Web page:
Shatter 'opportunistic' on Kate photos


Fianna Fáil leader Micheál Martin has accused Minister for Justice Alan Shatter of acting in an “opportunistic” manner in the wake of the controversy surrounding the publication of topless photos of Kate Middleton in the Irish Daily Star.

Mr Shatter has said he will revisit the Privacy Bill.

“He just saw cynically an opportunity to get himself into the headlines because of what’s happening with the photographs…I think it’s adding by the way to the over-the-top reaction to that whole episode,” Mr Martin said today.

He said he regretted that the editor Michael O’Kane had been suspended. “I think we need to have a sense of perspective here…The idea of jumping on the bandwagon in an opportunistic manner I think is regrettable.”

Speaking yesterday, Mr Shatter said some sections of the print media attached “no value of any nature” to the right to privacy, despite it being a right recognised by the Constitution and by the European Convention on Human Rights, he said.

His comments were in contrast to those of the Minister for Communications, Pat Rabbitte, who yesterday said he found it hard to “get worked up” about the issue.

In a statement last night, the National Union of Journalists warned against a “knee-jerk reaction” to the publication of pictures.

The NUJ’s Irish secretary, Seamus Dooley, said the threat of privacy legislation by Mr Shatter was “a worrying development with serious implications”.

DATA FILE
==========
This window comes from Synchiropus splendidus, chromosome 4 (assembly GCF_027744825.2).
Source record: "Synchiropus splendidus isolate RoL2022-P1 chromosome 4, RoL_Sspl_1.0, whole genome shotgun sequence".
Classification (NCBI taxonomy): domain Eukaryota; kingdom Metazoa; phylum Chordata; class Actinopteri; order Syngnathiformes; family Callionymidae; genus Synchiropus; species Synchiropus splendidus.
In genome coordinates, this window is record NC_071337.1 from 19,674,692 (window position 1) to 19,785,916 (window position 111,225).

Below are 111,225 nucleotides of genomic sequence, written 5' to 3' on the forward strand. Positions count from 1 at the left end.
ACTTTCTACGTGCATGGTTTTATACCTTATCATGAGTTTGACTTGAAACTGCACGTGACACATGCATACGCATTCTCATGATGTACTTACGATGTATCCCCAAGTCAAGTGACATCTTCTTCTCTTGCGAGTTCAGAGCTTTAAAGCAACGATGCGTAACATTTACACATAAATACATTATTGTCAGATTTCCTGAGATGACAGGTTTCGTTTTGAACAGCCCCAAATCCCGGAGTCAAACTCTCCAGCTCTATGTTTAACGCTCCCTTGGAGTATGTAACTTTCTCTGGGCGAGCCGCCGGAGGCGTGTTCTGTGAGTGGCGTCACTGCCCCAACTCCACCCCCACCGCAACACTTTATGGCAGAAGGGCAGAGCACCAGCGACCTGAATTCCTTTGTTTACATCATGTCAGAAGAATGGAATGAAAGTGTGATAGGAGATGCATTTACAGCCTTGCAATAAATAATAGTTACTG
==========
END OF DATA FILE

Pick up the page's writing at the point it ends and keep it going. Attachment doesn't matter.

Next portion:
“Mr Shatter is again threatening to revisit a deeply flawed piece of legislation,” Mr Dooley added. “The Privacy Bill was shelved some years ago after it had been comprehensively discredited. It would serve to undermine freedom of expression and protect those anxious to avoid media scrutiny.

“Mr Shatter should not punish the Irish media based on one episode involving members of the British royal family.”

Mr O'Kane was suspended yesterday pending a joint investigation by the tabloid’s shareholders into the publication on Saturday of the photographs.

Mr O’Kane, appointed to the post last November, was suspended with immediate effect by Independent Star Ltd, which publishes the daily newspaper. This appears to have lifted the threat of “immediate” closure, which UK media baron Richard Desmond had issued on Saturday evening.

Mr Desmond controls UK media group Northern Shell, which jointly owns the Irish Daily Star with Independent News Media in Ireland.

Northern Star owns the Daily Star in the UK, which did not publish the pictures.

Up to 120 staff, who are employed either directly or indirectly by the Irish tabloid, faced the prospect of losing their jobs following Mr Desmond’s strong statement over the weekend.

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